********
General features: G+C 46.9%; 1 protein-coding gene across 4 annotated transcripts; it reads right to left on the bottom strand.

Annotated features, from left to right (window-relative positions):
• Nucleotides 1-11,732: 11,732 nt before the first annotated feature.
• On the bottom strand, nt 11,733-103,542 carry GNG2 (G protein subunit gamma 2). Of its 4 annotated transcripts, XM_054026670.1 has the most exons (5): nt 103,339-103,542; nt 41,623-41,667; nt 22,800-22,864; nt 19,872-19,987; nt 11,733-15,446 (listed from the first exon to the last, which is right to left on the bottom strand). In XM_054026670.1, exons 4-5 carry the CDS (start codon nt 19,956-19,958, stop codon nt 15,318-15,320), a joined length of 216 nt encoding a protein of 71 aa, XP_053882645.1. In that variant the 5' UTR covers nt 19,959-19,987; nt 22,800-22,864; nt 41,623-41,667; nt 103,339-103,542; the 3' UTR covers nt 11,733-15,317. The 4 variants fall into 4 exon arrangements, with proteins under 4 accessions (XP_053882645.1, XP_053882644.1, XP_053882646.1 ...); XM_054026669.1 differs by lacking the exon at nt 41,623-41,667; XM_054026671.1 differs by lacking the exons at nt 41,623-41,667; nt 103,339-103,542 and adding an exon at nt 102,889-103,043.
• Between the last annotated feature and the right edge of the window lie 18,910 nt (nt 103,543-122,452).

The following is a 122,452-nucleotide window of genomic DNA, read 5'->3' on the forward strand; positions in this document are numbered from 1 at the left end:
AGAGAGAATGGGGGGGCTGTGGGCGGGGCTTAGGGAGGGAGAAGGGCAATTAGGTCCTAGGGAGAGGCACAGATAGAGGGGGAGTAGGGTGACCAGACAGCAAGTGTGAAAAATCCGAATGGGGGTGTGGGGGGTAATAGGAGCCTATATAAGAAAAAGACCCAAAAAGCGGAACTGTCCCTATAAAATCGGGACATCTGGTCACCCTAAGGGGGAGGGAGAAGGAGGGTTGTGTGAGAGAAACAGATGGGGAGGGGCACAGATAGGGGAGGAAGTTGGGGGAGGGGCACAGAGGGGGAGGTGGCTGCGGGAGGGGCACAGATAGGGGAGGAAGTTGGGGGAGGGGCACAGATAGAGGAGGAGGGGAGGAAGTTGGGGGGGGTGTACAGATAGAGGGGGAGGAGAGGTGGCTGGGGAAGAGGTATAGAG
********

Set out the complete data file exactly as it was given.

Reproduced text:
General features: G+C 46.9%; 1 protein-coding gene across 4 annotated transcripts; it reads right to left on the bottom strand.

Annotated features, from left to right (window-relative positions):
• Nucleotides 1-11,732: 11,732 nt before the first annotated feature.
• On the bottom strand, nt 11,733-103,542 carry GNG2 (G protein subunit gamma 2). Of its 4 annotated transcripts, XM_054026670.1 has the most exons (5): nt 103,339-103,542; nt 41,623-41,667; nt 22,800-22,864; nt 19,872-19,987; nt 11,733-15,446 (listed from the first exon to the last, which is right to left on the bottom strand). In XM_054026670.1, exons 4-5 carry the CDS (start codon nt 19,956-19,958, stop codon nt 15,318-15,320), a joined length of 216 nt encoding a protein of 71 aa, XP_053882645.1. In that variant the 5' UTR covers nt 19,959-19,987; nt 22,800-22,864; nt 41,623-41,667; nt 103,339-103,542; the 3' UTR covers nt 11,733-15,317. The 4 variants fall into 4 exon arrangements, with proteins under 4 accessions (XP_053882645.1, XP_053882644.1, XP_053882646.1 ...); XM_054026669.1 differs by lacking the exon at nt 41,623-41,667; XM_054026671.1 differs by lacking the exons at nt 41,623-41,667; nt 103,339-103,542 and adding an exon at nt 102,889-103,043.
• Between the last annotated feature and the right edge of the window lie 18,910 nt (nt 103,543-122,452).

The following is a 122,452-nucleotide window of genomic DNA, read 5'->3' on the forward strand; positions in this document are numbered from 1 at the left end:
AGAGAGAATGGGGGGGCTGTGGGCGGGGCTTAGGGAGGGAGAAGGGCAATTAGGTCCTAGGGAGAGGCACAGATAGAGGGGGAGTAGGGTGACCAGACAGCAAGTGTGAAAAATCCGAATGGGGGTGTGGGGGGTAATAGGAGCCTATATAAGAAAAAGACCCAAAAAGCGGAACTGTCCCTATAAAATCGGGACATCTGGTCACCCTAAGGGGGAGGGAGAAGGAGGGTTGTGTGAGAGAAACAGATGGGGAGGGGCACAGATAGGGGAGGAAGTTGGGGGAGGGGCACAGAGGGGGAGGTGGCTGCGGGAGGGGCACAGATAGGGGAGGAAGTTGGGGGAGGGGCACAGATAGAGGAGGAGGGGAGGAAGTTGGGGGGGGTGTACAGATAGAGGGGGAGGAGAGGTGGCTGGGGAAGAGGTATAGAG